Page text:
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JVM/container configuration can often be a root cause for slow performance because not enough resources are available to the application.

Infrastructure Monitoring in a Java Environment

A Java application environment has multiple functional subsystems. These are usually instrumented using JMX (Java Management Extensions) or IBM Performance Monitoring Infrastructure (PMI). AppDynamics automatically discovers JMX and PMI attributes.

JMX uses objects called MBeans (Managed Beans) to expose data and resources from your application. In a typical application environment, there are three main layers that use JMX:

  • JVMs provide built-in JMX instrumentation, or platform-level MBeans that supply important metrics about the JVM.
  • Application servers provide server or container-level MBeans that reveal metrics about the server.
  • Applications often define custom MBeans that monitor application-level activity.

MBeans are typically grouped into domains to indicate where resources belong. Usually in a JVM there are multiple domains. For example, for an application running on Apache Tomcat there are “Catalina” and “Java.lang” domains. “Catalina” represents resources and MBeans relating to the Tomcat container, and “Java.lang” represents the same for the JVM Hotspot runtime. The application may have its own custom domains.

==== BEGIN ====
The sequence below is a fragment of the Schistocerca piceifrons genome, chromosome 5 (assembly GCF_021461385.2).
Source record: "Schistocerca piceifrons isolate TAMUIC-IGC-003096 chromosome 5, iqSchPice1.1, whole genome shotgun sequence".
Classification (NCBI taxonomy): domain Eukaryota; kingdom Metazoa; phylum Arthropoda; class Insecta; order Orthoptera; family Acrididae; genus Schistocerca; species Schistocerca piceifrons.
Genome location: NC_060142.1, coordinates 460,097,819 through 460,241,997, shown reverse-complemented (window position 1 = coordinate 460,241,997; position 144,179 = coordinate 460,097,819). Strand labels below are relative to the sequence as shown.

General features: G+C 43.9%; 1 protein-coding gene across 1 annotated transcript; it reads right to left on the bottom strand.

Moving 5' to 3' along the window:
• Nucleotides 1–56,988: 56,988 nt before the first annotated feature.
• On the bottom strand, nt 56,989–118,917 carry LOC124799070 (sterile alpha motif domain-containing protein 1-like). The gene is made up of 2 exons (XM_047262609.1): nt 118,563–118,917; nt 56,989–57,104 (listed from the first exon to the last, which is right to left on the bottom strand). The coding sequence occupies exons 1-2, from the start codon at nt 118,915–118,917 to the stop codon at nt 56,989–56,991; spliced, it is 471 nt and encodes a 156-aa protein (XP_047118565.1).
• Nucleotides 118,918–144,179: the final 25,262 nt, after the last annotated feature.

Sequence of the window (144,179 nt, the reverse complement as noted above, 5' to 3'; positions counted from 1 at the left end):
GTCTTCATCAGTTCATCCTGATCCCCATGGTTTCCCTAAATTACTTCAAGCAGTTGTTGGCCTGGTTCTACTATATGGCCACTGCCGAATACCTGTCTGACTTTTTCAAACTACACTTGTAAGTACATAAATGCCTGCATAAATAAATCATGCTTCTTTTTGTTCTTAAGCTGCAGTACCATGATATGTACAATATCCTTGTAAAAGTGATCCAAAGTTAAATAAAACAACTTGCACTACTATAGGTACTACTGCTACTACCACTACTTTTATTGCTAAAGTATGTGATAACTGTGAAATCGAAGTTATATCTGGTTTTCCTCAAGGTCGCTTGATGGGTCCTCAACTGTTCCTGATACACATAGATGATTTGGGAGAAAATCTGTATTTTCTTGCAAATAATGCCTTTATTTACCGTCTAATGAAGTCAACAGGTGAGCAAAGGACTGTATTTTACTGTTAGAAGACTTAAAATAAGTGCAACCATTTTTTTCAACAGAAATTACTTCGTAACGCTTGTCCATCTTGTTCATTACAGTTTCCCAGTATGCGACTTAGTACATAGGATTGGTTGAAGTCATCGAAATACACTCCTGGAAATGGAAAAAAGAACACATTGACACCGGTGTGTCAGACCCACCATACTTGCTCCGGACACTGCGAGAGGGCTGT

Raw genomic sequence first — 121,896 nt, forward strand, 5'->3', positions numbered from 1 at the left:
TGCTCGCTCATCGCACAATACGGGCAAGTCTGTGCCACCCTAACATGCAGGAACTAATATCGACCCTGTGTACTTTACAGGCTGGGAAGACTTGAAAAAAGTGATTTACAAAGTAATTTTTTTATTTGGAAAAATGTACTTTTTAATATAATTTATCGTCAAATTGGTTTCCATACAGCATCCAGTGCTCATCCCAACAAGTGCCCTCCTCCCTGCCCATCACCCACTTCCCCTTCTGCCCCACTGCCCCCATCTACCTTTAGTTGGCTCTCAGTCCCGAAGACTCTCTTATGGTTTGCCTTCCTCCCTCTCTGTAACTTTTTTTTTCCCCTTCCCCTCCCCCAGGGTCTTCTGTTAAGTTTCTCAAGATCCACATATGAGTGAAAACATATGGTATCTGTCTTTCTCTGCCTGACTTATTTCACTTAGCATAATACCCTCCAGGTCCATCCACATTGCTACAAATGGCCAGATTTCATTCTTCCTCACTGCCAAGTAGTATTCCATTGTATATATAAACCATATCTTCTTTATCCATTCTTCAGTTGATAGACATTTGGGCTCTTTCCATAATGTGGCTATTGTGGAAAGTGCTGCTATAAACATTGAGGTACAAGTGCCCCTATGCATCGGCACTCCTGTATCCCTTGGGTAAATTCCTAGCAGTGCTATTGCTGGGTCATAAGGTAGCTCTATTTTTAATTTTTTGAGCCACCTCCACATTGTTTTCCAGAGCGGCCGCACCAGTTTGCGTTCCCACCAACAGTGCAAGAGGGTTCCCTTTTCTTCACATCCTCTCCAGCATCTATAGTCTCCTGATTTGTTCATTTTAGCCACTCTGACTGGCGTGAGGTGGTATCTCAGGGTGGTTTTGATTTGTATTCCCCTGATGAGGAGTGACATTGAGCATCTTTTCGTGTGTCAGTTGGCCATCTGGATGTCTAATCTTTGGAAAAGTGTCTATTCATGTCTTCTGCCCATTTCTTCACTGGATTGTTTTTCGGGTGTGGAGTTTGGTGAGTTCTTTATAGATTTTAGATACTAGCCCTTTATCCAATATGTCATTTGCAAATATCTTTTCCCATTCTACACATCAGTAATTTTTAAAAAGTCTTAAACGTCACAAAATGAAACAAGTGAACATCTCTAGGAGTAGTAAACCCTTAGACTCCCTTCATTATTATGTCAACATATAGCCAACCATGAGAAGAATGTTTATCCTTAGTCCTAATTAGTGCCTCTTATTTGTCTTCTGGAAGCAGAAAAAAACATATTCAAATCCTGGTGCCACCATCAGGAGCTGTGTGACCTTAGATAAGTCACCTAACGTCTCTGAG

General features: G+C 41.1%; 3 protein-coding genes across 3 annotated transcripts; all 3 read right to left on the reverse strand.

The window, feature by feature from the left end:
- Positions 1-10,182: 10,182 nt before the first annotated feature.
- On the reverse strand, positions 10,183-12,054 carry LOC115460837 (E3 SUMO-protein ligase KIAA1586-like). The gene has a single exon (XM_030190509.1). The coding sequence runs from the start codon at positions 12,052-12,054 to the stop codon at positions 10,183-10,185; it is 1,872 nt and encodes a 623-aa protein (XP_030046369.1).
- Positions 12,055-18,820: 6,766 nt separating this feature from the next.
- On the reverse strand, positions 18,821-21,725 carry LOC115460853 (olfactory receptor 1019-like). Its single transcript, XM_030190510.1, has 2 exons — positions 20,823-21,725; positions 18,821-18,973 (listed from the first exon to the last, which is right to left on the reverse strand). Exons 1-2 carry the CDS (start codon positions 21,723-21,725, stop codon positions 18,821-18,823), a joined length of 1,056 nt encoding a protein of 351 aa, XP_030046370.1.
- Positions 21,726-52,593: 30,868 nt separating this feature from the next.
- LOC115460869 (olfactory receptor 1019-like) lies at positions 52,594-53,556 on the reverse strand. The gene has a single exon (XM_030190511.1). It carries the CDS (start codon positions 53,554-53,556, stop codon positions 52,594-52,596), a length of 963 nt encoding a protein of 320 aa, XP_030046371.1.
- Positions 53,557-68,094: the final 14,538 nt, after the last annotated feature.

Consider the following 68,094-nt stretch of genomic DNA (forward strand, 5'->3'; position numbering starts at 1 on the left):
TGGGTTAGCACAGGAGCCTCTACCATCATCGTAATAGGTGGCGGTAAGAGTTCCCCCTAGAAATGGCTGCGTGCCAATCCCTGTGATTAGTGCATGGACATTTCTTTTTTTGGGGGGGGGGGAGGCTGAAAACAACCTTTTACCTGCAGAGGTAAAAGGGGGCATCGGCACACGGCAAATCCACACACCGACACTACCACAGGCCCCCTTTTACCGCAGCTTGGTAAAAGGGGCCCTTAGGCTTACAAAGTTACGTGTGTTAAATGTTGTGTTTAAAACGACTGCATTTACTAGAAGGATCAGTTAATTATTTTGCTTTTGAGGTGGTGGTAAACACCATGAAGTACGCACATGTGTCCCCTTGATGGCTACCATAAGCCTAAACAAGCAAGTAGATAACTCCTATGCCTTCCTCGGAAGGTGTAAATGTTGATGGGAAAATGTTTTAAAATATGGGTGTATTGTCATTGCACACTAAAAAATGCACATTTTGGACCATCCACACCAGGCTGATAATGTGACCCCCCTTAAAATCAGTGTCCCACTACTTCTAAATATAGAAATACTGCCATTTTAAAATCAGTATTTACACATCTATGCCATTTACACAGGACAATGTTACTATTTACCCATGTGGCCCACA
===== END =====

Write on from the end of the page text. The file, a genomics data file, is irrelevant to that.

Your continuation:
For more information about JMX, see the JMX overview and tutorial. To learn about PMI see Writing PMI Applications Using the JMX Interface.

 

JVM Key Performance Indicators

There are often thousands of attributes, however, you may not need to know about all of them. By default, AppDynamics monitors the attributes that most clearly represent key performance indicators and provide useful information about short and long term trends. The preconfigured JVM metrics include: